This is the part where we have to look at the deck as a somewhat different animal from poor, sweet KCI. It is true that reaching a deterministic win is more difficult with this deck than with KCI. Even worse, Semblance Anvil is extremely vulnerable to artifact destruction. It cannot generate immense value as soon as it hits the board, as KCI would, and the imprint mechanic comes with built in card disadvantage. This increases the effectiveness of opposing artifact destruction and targeted discard. This is where it becomes useful to look at the deck with the lens of a Splinter Twin player rather than a KCI player. This is a deck that can threaten to end the game very quickly if the opponent does not interact in meaningful ways. In fact, it has a slightly faster average goldfish than KCI. However, the deck can also play a very strong Plan B of sitting back and accruing value and board presence via Sai or the Thopter Sword combo. Scrap Trawlers and Myr Retrievers not only recur combo pieces but act as awkward roadblocks for any aggressive strategy by recurring one another. While the opponent is struggling to deal with these value engines, we sneak in a Semblance Anvil and “go off” out of nowhere
The deck is still in developmental stages, so it would not be very useful to provide a matchup-by-matchup sideboard guide. Rather, I will simply provide some general guidelines and motivations for the sideboard choices. When sideboarding, keep in mind the two critical differences between this deck and KCI. First, the combo strategy is much less resilient to hate than that of KCI. Second, the artifact-midrange-value strategy is stronger than that of KCI. This led to the development of a somewhat transformational sideboard with the inclusion of Karn, Scion of Urza. Karn is yet another value engine that can provide a very quick clock or simply draw towards other value engines, and it can be found off of Ancient Stirrings. Most importantly, it fights on an axis that does not suffer from artifact destruction, graveyard hate, or Stony Silence. The list still includes Nature’s Claim as the best anti-hate card but with Karn, Sai, and Ghirapur Aether Grid it is not terribly difficult to win through hate cards. It is not uncommon to board out all of the Semblance Anvils and two to three Grinding Stations to become more devoted to the artifact value plan.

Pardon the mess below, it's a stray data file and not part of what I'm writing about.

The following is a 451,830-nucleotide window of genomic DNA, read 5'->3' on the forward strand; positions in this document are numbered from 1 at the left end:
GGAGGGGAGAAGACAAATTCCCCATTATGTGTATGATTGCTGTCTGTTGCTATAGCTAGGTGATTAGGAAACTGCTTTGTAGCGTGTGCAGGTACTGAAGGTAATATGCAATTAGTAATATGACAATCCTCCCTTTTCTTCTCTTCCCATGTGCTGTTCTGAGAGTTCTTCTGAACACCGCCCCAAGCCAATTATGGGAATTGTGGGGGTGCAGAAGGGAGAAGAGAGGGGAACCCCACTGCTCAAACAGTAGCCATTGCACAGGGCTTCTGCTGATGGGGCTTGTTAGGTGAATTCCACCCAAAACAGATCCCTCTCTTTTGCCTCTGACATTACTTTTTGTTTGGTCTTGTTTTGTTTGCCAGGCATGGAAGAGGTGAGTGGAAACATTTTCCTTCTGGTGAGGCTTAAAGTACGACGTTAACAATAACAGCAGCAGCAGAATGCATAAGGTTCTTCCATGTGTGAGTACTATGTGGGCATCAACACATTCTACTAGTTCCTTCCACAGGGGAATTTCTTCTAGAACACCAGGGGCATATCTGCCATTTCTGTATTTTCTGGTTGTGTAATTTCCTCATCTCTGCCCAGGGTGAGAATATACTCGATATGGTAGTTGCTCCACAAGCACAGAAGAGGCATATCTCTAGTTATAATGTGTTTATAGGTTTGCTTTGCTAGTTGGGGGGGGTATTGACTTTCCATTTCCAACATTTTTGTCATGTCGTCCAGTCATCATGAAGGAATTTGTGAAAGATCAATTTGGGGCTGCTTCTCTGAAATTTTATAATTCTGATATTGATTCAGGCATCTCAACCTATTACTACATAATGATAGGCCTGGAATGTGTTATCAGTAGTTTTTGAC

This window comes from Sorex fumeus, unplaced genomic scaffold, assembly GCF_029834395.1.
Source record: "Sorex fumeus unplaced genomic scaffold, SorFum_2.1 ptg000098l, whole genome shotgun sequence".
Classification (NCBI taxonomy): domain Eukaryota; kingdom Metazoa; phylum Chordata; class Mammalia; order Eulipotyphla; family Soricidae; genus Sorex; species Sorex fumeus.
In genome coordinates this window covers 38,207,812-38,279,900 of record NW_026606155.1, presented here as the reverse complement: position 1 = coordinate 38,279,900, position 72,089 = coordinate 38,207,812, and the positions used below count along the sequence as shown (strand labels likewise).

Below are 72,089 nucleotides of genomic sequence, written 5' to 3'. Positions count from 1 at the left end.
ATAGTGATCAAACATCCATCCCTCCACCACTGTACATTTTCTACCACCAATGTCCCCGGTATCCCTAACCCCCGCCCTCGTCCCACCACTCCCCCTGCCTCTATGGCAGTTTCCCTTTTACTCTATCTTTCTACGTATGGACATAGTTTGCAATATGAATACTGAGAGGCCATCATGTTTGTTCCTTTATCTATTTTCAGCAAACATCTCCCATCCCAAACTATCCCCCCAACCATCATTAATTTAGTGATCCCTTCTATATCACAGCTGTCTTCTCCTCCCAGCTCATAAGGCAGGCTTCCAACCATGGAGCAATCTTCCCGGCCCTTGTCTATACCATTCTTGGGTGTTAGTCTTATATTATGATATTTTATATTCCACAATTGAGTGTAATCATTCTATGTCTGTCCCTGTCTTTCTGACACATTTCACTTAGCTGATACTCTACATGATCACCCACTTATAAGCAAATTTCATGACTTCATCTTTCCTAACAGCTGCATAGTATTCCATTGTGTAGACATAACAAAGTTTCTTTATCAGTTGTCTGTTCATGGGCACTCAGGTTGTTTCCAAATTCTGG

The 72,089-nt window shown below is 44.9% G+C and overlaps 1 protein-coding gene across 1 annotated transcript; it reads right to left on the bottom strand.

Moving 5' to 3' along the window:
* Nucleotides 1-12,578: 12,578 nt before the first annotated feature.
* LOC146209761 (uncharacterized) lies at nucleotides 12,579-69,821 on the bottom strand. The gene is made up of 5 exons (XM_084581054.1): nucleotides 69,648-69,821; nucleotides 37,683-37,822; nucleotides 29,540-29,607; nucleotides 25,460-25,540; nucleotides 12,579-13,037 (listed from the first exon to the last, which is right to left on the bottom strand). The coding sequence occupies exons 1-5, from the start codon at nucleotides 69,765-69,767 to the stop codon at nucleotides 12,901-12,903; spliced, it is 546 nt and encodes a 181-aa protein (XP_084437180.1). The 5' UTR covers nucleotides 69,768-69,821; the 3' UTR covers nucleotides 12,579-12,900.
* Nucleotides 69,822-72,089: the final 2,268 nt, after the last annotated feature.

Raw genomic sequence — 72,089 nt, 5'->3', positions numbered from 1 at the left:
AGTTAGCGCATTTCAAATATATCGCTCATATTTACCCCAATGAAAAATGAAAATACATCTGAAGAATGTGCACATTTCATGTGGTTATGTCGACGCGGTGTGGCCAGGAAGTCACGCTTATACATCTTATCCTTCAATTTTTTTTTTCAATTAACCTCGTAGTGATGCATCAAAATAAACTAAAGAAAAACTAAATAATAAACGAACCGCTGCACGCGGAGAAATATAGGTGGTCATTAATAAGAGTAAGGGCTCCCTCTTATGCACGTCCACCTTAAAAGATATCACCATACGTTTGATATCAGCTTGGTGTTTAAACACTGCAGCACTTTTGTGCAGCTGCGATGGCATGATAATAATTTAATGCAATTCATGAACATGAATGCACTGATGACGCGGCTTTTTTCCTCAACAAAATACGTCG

This deck is very new to the competitive modern scene, so it will likely undergo many changes in the future. Even as I wrote this primer, the Facebook group was hard at work trying to improve the list:
The new list uses Arcbound Ravager, a recommendation from Zach Sweat, as another free sacrifice outlet and an alternate win condition. With the addition of Ravager, Walking Ballista becomes the preferred damage-based win condition over Pyrite Spellbomb. Benito is testing a version with Inkmoth Nexus as another route to victory. There is also a fourth copy of Myr Retriever, an addition that Benito swears by and that I believe to be correct. This version of the deck appears to be far more potent than the previous one, and we will be testing it going into the future. All this being said, anyone can pick up any version of these lists and play around to their heart’s content. Nobody yet knows the ideal list, so just have fun with it and enjoy looping people like we once did back in the good ol’ days!
I understand that this was quite a bit to take in so if you have any questions please come join us in the Post-Ban Krark Clan Brewhouse group. It may be just a flash in the pan, or it may be the next broken artifact combo deck. My only hope is that Matt Nass takes his time so we can all play with our Semblance Anvils for just a little while longer. Come tomorrow, our articles will be moving away from the Modern format for a couple days. Until then my friends.